Another Venetian mask, and one that is more disturbing.
I’ve tried to analyse the reason for this. The black, empty eye sockets perhaps, or the lack of any visible human flesh (it is a mannequin after all, but then some find those inherently scary anyway). Is there a mouth or is that just a crease beneath the nose? It’s debatable.
This is Bauta, and no it doesn’t have a mouth. Bauta is the whole costume too, the black hooded cape that accompanied the cape intended to provide the wearer with a complete disguise; covering their clothing as well as their visage. The mask element is called a volto, and that protruding jaw is to allow the wearer to eat without removing its protection. What’s more such a plain costume could be worn by those of any rank, making the disguise all the more effective.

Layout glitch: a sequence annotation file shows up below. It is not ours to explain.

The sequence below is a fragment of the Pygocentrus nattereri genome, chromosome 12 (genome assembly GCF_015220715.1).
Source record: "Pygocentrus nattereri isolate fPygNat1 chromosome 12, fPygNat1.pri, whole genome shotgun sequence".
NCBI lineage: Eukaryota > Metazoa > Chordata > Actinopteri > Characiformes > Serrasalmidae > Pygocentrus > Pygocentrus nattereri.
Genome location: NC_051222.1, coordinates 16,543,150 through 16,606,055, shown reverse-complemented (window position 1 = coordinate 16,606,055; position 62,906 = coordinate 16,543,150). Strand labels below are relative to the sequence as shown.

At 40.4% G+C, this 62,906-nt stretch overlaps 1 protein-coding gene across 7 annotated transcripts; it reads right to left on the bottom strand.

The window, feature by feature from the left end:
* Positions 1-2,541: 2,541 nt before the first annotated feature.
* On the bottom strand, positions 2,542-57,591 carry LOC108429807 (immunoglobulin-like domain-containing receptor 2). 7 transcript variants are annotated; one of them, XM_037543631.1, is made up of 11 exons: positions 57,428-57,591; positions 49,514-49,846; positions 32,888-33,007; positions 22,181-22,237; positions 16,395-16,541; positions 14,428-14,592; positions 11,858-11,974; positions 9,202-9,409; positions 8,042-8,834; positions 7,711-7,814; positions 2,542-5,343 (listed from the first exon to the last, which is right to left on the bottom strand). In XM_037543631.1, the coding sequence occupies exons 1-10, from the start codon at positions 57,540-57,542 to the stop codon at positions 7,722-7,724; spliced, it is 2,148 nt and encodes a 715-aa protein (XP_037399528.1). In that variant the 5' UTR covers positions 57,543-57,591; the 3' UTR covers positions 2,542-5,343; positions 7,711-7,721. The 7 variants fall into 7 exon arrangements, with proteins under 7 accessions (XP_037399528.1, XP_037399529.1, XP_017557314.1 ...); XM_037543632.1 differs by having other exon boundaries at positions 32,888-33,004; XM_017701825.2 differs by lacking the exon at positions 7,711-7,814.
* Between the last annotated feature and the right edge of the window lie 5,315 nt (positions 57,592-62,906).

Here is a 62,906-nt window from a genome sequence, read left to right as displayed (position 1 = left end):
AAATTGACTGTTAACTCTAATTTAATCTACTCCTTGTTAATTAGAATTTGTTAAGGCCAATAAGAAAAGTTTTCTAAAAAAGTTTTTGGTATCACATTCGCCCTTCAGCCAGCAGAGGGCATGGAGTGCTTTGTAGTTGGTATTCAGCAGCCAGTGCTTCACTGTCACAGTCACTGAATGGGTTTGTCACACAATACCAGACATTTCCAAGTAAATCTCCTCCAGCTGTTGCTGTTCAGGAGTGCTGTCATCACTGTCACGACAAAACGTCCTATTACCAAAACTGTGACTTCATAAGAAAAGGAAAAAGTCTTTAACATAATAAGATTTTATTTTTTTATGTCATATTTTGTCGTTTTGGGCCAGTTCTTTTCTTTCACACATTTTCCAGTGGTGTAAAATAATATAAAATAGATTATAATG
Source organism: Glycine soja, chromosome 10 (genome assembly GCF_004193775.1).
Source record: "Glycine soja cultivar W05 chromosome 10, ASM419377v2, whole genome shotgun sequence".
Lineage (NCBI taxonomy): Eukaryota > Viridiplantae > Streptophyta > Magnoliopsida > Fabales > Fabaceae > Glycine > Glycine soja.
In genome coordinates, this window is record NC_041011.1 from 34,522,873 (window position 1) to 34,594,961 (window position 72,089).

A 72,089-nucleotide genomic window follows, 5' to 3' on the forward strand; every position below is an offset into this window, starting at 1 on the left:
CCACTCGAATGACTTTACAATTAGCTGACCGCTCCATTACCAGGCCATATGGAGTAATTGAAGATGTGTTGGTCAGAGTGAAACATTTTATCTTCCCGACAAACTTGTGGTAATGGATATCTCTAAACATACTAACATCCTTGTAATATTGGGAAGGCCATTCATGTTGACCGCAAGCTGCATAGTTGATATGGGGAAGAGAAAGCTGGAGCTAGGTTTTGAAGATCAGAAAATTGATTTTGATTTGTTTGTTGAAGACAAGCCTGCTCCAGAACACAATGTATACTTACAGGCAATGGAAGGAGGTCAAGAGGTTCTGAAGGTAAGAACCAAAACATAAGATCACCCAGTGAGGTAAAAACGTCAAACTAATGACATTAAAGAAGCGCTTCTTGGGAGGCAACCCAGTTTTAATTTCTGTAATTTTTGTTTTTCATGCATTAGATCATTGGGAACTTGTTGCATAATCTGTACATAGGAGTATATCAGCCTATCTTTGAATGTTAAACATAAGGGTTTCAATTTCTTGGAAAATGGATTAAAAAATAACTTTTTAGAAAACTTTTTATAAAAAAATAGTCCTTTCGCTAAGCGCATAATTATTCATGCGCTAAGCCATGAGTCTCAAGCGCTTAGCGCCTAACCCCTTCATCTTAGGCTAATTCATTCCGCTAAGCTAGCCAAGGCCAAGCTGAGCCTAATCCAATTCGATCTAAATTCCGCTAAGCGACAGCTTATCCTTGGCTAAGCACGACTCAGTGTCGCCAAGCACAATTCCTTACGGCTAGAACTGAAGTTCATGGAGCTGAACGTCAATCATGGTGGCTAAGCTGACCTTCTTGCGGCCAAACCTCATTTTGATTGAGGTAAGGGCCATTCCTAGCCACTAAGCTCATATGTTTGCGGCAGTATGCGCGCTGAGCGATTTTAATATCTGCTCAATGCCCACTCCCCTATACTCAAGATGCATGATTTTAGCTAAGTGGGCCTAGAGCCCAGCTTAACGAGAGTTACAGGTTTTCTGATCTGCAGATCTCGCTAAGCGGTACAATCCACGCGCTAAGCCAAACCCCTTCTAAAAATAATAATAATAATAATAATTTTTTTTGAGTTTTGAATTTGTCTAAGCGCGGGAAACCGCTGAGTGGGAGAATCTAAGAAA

In this case though, it proved to be no protection against the pigeons.
- The symbolic power of masks (writerjobrien.wordpress.com)